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Classical dance in safe hands with the Prakriti group

BY SUPRIYA DESAI
Photos by Arun Kumar

(Featured photo: Madhavi Venkatesh)

On March 2nd and 3rd, I had the fortune of watching a special ‘Festival of Solos’ dance show presented by Ramya Kapadia & Prakriti in Raleigh, NC. I was also honored to participate in a panel discussion on Margams, with other eminent dance teachers; Guru Asha Bala and Guru Meena Rajagopalan. 

I am myself a great fan and ardent practioner of excellence and creativity in group choreography. However, the true talent of a dancer and the authenticity of the art form, can only be observed in longer solo dance items. It is a shame that these have become rare. This is because of the lack of patience from audiences, the preference and necessity for organizers to fill up the stage with performers and other factors. The consequences of this are teachers and choreographers  overload the stage with big groups, regardless of how much training the dancers have received and put up shows that are low on quality.  But , who cares as long as you can take selected clips from these performances and post it via social media.

Kasi and Ramya.

The traditional Margam (repertoire) in Bharathanatyam is not complete without the challenging piece de resistence Varnam & a lively Thillana. It takes a lot of courage & conviction to stand up against the superficial social media world & do what you believe & are passionate about.   

The festival of solos was spread out on two different days at two different locations . Both these venues were cozy sitting areas with a small mini stage making it a perfect ambience to connect & relate to the dancer.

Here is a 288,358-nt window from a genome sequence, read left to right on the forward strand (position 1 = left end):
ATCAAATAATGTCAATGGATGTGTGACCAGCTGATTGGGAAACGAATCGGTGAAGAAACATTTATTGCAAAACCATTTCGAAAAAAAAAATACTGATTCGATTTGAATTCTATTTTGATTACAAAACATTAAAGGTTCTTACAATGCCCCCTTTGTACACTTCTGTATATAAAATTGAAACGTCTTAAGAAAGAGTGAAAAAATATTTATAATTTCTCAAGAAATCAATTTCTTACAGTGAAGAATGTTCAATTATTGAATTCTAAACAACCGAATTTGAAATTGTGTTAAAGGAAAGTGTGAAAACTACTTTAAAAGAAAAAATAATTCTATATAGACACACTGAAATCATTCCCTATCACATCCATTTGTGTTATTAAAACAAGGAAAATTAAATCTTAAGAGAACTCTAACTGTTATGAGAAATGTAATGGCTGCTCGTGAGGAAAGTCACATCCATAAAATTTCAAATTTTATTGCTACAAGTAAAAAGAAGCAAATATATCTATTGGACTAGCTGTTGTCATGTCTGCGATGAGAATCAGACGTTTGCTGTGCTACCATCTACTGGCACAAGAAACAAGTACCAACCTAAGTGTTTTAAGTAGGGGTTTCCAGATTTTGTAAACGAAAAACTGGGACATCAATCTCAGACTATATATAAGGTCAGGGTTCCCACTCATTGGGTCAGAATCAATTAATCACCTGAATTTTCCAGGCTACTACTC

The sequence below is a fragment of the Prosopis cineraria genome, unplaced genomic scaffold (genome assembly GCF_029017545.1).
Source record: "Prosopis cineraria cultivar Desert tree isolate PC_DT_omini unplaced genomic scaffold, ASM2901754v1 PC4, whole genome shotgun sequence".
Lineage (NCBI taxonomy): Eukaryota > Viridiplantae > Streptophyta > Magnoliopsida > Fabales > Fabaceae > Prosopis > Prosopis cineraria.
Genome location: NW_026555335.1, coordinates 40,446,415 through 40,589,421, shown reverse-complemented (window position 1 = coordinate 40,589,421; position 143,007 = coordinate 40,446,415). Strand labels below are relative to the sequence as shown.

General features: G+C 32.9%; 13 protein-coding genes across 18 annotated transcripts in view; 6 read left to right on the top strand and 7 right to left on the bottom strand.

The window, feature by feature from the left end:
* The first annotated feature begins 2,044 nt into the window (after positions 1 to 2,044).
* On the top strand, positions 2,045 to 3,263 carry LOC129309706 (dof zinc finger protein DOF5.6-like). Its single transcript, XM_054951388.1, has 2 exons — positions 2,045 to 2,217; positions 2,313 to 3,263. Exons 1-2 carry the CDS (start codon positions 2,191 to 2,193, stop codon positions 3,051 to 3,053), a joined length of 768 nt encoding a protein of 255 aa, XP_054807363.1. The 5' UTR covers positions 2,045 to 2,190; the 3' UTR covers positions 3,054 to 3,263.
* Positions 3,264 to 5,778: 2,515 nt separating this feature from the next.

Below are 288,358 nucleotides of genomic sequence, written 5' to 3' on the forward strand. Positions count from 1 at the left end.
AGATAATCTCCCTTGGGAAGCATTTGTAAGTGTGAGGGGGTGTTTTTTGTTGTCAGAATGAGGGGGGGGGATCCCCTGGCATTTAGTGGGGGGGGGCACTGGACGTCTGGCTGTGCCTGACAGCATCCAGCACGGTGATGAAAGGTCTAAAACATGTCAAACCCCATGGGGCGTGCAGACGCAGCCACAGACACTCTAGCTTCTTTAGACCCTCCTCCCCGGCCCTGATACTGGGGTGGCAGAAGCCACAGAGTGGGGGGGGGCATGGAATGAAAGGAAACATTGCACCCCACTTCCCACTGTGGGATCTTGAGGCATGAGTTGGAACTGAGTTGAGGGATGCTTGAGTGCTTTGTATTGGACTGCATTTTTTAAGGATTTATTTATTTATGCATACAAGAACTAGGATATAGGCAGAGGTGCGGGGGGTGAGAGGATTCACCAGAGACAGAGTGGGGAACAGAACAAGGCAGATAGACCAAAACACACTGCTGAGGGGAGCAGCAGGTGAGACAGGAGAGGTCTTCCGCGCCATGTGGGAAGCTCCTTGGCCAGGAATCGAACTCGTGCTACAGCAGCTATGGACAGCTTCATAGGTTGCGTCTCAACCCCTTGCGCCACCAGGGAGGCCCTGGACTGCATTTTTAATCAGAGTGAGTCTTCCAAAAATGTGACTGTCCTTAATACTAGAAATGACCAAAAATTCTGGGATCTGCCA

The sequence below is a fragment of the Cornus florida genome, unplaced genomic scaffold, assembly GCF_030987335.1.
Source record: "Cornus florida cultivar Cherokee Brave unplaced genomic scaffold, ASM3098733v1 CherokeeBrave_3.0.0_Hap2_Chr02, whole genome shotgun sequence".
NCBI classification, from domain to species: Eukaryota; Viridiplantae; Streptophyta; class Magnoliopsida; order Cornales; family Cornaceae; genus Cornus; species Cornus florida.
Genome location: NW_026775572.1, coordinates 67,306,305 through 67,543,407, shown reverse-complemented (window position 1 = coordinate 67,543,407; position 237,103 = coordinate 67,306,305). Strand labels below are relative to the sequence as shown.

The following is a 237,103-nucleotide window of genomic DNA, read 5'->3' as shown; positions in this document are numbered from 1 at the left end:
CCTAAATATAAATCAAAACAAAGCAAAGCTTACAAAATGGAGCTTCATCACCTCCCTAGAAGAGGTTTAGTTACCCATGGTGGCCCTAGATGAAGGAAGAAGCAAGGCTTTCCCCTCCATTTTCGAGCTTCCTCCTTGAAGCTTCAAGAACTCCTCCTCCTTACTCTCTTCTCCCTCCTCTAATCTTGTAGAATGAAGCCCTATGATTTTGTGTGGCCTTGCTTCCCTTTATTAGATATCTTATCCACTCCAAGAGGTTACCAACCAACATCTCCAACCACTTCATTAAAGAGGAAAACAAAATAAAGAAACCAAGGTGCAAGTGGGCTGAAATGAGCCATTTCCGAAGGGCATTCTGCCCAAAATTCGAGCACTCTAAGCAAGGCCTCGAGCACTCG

On the first day there were two presentations.

The 1st presentation was by Madhavi Venkatesh.
 
Madhavi Venkatesh started off her presentation with a traditional opening item, pushpanjali which was set to a very appropriate & upbeat Ragam Gambeera Natai . Madhavi then performed the Varnam “Innum Yen Mannam” by Lalgudi Jayaraman in  Charukeshi Ragam. She  took off from the word go & did not take time to get into the mood of the composition. The traditional Trikala Jathi ( executed in 3 speeds )  composed & choreographed by Kasi Aysola was neatly delineated by Madhavi. 

The Varnam,  had only 2 Jathis instead of the usual  4  before the Chitteswara, but it  did not take away the essence of the composition & that is the whole message to this solo presentation. A Solo dance concert can be tailored to suit  the  audience  & still do justice to the composer & keep the tradition intact. Madhavi ended her presentation with a  composition by Annamayya, “Alarulu Kuriyaga” in Raga Shankarabaranam.

In this piece she portrayed how Alamelumanga had enticed Lord Venkateswara in the game of love. Madhavi brought out the Vasakasajja Nayika bhava ( emotions)  effectively.

The 2nd  presentation  was from Vanita Todkar.

Vanita Todkar

Vanita started off her  presentation with a Ganesha sloka in Hamsadhwani  which was followed by a very traditional Varnam in Shankrabharana Ragam composed by  Tanjore Quartet. The Tanjore brothers were pioneers & were solely responsible for the clean structure of a traditional Margam & their compositions were the epitome of tradition. 

This was followed by a very popular Padam “Theeradu Villiayattu Pillai” in Ragamalika & composed by Subramanya Bharathiyar. The composition & the melody  have the ability to win hearts &   when the dancer executes the  various incidents & emotions well, which Vanita did,  the joy is doubled.

Vanita ended her  dance  presentation with a short  & sweet Thillana composed in Raga Bhairavi by her own team mate & multi-talented Ramya Kapadia.